Eirik gave what was, for me, one of the best talks of the day. It had the perfect mix of mad science engineering and escalator gifs (yeah, you've read it right). He presented two stories about two distinct persons called Erik (such coincidence am I right?).
The first one was a brewer facing some problems during his brewing process. Luckily this brewer saw a chance to improve this same process by first using what seemed like everyone's first NodeJS stack, a tangled mess of NodeJS and PHP and finally ended up on a fullstack JS real time system that allowed much more than just measuring the brewing stats... Let's just say that Eirik presented what might have been the first musical composition I've seen made by a black IPA (and no, I wasn't drunk).
After having your mind blown by the first Erik story, the second Erik didn't disappoint at all. He managed to hack a slot car racing track and create a VR game out of it where, by using a Google cardboard, you could drive a car in the slot track through a web page.
If you're like me and this whole idea managed to awake your inner mad engineer, I think you'll really love to watch the whole talk here.
Thomas Watson - Instrumenting Node.js in Production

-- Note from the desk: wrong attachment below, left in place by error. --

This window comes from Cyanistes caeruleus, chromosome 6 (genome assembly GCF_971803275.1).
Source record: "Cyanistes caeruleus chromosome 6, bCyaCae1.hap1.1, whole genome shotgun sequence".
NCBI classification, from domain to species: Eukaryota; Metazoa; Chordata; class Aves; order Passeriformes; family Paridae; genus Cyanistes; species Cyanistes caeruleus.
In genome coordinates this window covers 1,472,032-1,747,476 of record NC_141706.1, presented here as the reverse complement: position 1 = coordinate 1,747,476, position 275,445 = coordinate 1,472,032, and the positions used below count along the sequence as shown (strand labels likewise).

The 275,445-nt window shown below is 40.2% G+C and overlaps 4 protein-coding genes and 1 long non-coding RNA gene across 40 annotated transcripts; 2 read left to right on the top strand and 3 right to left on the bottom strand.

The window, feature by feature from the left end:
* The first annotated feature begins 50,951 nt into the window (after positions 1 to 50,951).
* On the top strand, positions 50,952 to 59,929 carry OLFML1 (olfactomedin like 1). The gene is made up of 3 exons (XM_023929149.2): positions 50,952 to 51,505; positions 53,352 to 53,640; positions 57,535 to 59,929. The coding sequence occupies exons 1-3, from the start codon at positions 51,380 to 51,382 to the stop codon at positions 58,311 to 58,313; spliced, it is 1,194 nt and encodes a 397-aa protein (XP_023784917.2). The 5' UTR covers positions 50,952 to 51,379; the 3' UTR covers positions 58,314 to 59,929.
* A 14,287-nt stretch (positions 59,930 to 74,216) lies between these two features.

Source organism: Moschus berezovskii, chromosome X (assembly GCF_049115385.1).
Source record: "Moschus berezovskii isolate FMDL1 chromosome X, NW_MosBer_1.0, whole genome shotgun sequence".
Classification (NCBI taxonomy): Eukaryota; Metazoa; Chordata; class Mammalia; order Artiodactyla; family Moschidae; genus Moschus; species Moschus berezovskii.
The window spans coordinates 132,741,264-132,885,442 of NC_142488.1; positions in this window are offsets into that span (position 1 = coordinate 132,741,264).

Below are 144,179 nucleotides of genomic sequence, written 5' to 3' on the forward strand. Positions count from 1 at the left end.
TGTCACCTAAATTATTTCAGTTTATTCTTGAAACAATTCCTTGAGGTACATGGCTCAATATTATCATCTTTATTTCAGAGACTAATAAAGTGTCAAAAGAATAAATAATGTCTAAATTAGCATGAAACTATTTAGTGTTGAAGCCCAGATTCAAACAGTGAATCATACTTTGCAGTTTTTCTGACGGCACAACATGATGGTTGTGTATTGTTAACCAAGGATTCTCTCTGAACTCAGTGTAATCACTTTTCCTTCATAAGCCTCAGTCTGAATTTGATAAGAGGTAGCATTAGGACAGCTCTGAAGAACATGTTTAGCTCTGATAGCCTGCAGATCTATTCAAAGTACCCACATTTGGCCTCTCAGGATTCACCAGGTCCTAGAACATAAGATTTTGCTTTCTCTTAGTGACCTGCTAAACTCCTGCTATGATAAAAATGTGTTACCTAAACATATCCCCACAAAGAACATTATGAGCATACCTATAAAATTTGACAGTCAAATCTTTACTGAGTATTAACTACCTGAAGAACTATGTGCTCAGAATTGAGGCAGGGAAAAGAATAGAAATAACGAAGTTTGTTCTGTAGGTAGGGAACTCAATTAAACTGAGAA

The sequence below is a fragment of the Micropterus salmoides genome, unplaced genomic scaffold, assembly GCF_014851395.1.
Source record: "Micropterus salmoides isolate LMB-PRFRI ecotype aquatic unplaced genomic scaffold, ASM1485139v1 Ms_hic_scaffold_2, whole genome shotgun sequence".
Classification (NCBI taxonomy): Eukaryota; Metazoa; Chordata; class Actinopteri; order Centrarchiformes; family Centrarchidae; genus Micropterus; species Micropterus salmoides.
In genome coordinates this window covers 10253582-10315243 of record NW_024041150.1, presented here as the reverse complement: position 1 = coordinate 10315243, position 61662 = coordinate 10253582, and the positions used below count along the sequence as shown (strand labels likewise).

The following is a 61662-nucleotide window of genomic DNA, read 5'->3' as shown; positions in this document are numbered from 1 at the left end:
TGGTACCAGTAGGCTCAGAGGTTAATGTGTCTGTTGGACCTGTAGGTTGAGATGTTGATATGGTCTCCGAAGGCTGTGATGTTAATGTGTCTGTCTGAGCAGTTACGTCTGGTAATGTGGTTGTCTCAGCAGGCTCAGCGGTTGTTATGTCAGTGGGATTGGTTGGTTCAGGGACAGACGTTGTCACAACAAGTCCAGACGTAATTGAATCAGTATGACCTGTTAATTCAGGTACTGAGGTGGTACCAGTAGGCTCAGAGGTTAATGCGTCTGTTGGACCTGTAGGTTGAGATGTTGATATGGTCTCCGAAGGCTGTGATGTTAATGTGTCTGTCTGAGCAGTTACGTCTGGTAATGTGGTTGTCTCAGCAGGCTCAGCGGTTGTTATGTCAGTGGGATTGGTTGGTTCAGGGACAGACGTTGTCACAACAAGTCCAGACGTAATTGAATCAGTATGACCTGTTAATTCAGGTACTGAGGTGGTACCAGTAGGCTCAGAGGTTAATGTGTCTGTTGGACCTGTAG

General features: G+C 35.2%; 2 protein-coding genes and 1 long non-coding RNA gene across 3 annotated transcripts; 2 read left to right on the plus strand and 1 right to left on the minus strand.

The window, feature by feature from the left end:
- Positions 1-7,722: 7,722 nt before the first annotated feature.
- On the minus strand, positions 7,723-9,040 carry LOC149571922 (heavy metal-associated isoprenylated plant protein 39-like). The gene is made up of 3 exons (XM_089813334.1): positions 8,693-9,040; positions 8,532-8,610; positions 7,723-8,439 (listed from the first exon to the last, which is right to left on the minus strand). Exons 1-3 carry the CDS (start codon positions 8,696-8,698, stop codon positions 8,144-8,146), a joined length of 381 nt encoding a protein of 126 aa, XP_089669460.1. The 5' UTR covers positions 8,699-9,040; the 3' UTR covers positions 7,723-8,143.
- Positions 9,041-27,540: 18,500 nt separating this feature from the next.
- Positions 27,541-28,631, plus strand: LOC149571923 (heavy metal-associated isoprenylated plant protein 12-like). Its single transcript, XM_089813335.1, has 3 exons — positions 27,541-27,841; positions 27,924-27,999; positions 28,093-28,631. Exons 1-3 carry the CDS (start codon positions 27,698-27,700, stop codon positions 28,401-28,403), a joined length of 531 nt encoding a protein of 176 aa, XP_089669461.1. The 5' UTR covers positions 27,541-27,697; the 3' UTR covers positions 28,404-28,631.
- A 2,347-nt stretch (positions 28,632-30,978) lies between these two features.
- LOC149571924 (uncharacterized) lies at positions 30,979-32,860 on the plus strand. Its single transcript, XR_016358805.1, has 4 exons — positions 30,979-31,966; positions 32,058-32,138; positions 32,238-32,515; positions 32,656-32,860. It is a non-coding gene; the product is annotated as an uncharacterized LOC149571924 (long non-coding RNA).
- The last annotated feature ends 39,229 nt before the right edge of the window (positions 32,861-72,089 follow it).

Monkey patching is something that, in some contexts, might make any sane developer start itching and twitching just from thinking about it. Fortunately, the scenario Thomas presented us with was nothing like that.
Today, instrumenting NodeJS can be a painful task due to the async nature of it. Imagine you have your regular HTTP server and you want to follow the life cycle of a request, keeping track of each stage of it while also tracking the IO, all of this with little to no overhead (remember, production). It shouldn't be that hard, right? Well, wrong... Unfortunately, NodeJS is still lacking an API which exposes to the userland the ability to maintain context across async calls, which is something we definitely need in order to keep track of the context of every HTTP request you receive. So, shall we give up? Well, Thomas showed us that there's no need to panic if you correctly patch every async operation in Node core. The result? It's pretty amazing! But if you don't believe me, check the talk.
Overall, it was really cool to get to meet such inspiring speakers and attendees. It turns out, we're just people coming from all around the world, sharing the same love for NodeJS. And all of this was only possible thanks to the amazing work done by the organisers of NodeConf Oslo, who put together a truly amazing event.